Panspermia, the theory that microscopic life hitched a ride through space and ended up on Earth, has been steadily gaining popularity in recent decades. There have now been various discoveries of meteorites, all over the world map, containing organic molecules - the suggestion then being that the most simple life might either have started on other places as well as on Earth, or it didn’t start on Earth at all (and just migrated here).

As for how the meteorite molecules formed, one computer model - created by astrophysicists Fred Ciesla and Scott Sanford, in 2013 - focussed just on our solar system, but showed how it may have transformed from initial nebula, some 4.6 billion years ago… to the structured star system of today. A violent and chaotic process, bathed in intense UV radiation, the model showed how early ice may have been broken and reconfigured into atoms, and then molecules, before those molecules attached to meteorites, and eventually (potentially) crashed into Earth. The next question, then; how could any molecules have survived such a trip through the harsh, cold climate of space?

Again, science has an answer, as this is what researchers from Tokyo University and the Japan Aerospace Exploration Agency sought to find out with the Tanpopo Mission (or dandelion mission), held between 2015 and 2018. The experiment involved planting a radiation-resistant bacteria onto exterior panels on the International Space Station, for up to three years. Somewhat surprisingly, much of it survived for the full time period… largely because a thin layer of dead bacteria formed, which protected the rest of the bacteria beneath. The results led researchers to theorize that some bacteria could potentially survive for up to eight years in space. While that’s not nearly long enough for interstellar travel, it’s certainly long enough for a trip from a nearby planet.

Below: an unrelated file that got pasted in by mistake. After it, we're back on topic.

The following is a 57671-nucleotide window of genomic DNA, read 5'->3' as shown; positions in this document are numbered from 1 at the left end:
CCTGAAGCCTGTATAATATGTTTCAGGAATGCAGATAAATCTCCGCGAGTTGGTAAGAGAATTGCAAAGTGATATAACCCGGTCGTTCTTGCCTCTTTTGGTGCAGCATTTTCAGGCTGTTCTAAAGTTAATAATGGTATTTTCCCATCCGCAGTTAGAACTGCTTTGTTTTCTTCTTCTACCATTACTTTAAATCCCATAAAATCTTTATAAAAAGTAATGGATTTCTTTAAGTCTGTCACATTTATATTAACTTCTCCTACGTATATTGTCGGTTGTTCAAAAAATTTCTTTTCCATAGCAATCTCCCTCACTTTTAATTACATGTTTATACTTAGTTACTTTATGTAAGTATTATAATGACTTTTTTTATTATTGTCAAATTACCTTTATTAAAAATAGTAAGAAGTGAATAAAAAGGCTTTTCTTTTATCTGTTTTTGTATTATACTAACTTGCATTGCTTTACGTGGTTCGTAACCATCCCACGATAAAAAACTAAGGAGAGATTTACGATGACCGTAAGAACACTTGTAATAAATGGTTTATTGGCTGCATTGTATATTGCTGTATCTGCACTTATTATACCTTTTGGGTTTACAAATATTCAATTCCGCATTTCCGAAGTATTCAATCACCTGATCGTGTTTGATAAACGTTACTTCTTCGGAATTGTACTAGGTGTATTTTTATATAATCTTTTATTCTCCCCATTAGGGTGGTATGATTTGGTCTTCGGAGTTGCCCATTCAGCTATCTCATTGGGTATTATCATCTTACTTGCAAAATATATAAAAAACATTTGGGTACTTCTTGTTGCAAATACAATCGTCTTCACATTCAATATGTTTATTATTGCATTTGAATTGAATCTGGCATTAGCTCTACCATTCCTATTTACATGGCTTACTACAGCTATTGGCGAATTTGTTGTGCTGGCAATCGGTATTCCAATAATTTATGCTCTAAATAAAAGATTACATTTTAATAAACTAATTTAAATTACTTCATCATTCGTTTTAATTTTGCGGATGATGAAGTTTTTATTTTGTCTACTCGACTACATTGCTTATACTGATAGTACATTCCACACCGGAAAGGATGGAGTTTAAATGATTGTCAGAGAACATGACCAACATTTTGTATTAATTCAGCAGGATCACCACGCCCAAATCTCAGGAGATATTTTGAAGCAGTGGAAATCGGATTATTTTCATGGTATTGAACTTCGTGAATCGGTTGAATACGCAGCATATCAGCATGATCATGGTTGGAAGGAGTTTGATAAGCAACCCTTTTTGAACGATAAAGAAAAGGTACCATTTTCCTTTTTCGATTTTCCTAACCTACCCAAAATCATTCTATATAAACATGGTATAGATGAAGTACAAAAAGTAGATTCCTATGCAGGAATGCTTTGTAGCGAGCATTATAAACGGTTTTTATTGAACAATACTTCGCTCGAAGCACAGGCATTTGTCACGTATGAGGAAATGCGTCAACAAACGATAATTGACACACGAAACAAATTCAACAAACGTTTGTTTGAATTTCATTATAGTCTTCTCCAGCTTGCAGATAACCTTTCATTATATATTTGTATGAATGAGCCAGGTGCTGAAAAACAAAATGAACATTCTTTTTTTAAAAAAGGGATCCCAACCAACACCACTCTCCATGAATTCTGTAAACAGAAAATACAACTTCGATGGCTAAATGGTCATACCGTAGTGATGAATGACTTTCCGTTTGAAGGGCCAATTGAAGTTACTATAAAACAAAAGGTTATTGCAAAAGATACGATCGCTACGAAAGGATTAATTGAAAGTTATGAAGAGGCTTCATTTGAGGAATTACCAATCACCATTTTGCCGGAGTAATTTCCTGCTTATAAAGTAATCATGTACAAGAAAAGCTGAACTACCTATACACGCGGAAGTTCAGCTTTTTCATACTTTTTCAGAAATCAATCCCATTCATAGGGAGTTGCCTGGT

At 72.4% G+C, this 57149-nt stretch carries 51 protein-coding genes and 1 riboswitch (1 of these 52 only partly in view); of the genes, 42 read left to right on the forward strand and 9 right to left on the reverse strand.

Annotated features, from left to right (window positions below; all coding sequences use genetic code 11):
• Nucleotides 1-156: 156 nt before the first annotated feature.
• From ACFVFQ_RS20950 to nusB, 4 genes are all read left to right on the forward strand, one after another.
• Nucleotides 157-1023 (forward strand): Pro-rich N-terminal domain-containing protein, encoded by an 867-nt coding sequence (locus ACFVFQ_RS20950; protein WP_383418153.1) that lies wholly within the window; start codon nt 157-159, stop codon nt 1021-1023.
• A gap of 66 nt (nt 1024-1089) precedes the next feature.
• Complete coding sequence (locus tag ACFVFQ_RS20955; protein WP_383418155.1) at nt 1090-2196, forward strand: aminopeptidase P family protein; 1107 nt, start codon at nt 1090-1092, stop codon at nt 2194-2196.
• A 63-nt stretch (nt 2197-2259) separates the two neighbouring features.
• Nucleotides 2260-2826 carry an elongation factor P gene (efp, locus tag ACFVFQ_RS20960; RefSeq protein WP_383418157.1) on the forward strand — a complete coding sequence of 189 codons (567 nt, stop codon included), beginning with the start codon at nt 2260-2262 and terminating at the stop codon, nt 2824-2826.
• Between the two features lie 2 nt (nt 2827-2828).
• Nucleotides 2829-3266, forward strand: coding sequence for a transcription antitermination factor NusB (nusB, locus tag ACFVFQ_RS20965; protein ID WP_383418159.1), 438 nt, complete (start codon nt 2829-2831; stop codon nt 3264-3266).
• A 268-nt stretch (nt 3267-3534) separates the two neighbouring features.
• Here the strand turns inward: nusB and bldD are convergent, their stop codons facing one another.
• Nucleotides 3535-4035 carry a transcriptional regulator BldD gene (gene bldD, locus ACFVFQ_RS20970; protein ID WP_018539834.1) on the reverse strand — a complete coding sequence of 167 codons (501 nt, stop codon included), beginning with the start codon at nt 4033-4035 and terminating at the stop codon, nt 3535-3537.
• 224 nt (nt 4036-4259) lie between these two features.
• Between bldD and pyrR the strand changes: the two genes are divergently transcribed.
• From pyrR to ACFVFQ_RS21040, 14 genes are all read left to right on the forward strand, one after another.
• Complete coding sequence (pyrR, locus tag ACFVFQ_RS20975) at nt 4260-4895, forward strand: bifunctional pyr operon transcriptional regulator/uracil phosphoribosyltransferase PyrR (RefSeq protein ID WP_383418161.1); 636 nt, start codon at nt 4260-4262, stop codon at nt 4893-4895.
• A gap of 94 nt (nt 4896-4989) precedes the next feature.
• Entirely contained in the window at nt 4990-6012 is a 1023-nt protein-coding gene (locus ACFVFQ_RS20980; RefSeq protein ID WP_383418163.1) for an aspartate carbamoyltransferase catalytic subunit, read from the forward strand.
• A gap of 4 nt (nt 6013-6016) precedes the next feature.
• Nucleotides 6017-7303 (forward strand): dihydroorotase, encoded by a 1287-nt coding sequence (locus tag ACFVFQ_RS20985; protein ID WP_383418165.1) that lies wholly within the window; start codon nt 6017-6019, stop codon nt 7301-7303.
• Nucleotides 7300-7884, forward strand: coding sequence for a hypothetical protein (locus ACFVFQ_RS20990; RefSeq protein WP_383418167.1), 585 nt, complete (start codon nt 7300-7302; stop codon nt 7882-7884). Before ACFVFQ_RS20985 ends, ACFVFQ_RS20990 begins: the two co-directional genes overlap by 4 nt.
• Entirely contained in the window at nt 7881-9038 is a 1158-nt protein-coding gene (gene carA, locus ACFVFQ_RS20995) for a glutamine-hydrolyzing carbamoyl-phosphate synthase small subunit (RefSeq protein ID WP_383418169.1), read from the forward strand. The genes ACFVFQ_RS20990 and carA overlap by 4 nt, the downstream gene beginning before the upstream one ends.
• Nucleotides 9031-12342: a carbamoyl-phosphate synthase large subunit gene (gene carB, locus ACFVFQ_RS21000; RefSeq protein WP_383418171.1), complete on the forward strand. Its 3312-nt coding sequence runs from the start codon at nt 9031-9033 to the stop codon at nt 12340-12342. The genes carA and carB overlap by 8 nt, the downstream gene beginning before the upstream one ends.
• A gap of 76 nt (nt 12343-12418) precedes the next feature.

The Tanpopo Mission makes a strong case, then, for the possibility of interplanetary panspermia, but what about interstellar panspermia, too? Could life really survive the long trip from another star system? Crucially, interstellar panspermia first posits that life does exist throughout the galaxy. But, still, it’s hundreds, if not thousands or even millions, of years’ worth to travel through space. All the while being blasted by cosmic radiation. According to some theories, though, life could survive such a journey, if it became bedded in just the right way under the surface of asteroids. An asteroid’s rocky outer layers may act as a shield for the molecules of life to hide behind. But this has always been just a theory. That is, until the arrival of ‘Oumuamua.

In 2017, astronomers discovered the first known interstellar object passing through our solar system: ‘Oumuamua. With a Hawaiian name meaning “scout”, this celestial object has really got the scientific community talking. Not only because it’s the first interstellar object we’ve observed at close quarters, but also because it has some very unusual properties. So much so, there is still some debate about what it actually is. Is it a comet, an asteroid, or some kind of alien technology? It’s certainly unusually long, but perhaps the most interesting thing about ‘Oumuamua is that it’s icy. The fact that the ice hasn’t been blasted off its surface during its long space journey of at least several hundred thousand years gives us hope that life could also survive such a perilous trip.